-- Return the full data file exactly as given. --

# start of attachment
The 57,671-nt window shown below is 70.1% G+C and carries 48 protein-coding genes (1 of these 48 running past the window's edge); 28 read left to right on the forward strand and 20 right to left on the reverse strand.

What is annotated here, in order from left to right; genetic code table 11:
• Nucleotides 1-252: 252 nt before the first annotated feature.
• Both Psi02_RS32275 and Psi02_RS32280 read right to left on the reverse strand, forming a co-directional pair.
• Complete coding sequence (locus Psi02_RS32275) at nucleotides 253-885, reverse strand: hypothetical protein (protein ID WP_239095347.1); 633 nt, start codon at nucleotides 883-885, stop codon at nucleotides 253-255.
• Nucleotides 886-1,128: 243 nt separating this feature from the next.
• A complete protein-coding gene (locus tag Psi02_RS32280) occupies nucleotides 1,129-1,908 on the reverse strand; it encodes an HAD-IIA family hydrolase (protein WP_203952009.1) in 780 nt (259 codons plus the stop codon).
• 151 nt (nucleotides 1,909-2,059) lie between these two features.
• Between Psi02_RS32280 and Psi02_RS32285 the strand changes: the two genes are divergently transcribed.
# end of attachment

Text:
The 57,671-nt window shown below is 70.1% G+C and carries 48 protein-coding genes (1 of these 48 running past the window's edge); 28 read left to right on the forward strand and 20 right to left on the reverse strand.

What is annotated here, in order from left to right; genetic code table 11:
• Nucleotides 1-252: 252 nt before the first annotated feature.
• Both Psi02_RS32275 and Psi02_RS32280 read right to left on the reverse strand, forming a co-directional pair.
• Complete coding sequence (locus Psi02_RS32275) at nucleotides 253-885, reverse strand: hypothetical protein (protein ID WP_239095347.1); 633 nt, start codon at nucleotides 883-885, stop codon at nucleotides 253-255.
• Nucleotides 886-1,128: 243 nt separating this feature from the next.
• A complete protein-coding gene (locus tag Psi02_RS32280) occupies nucleotides 1,129-1,908 on the reverse strand; it encodes an HAD-IIA family hydrolase (protein WP_203952009.1) in 780 nt (259 codons plus the stop codon).
• 151 nt (nucleotides 1,909-2,059) lie between these two features.
• Between Psi02_RS32280 and Psi02_RS32285 the strand changes: the two genes are divergently transcribed.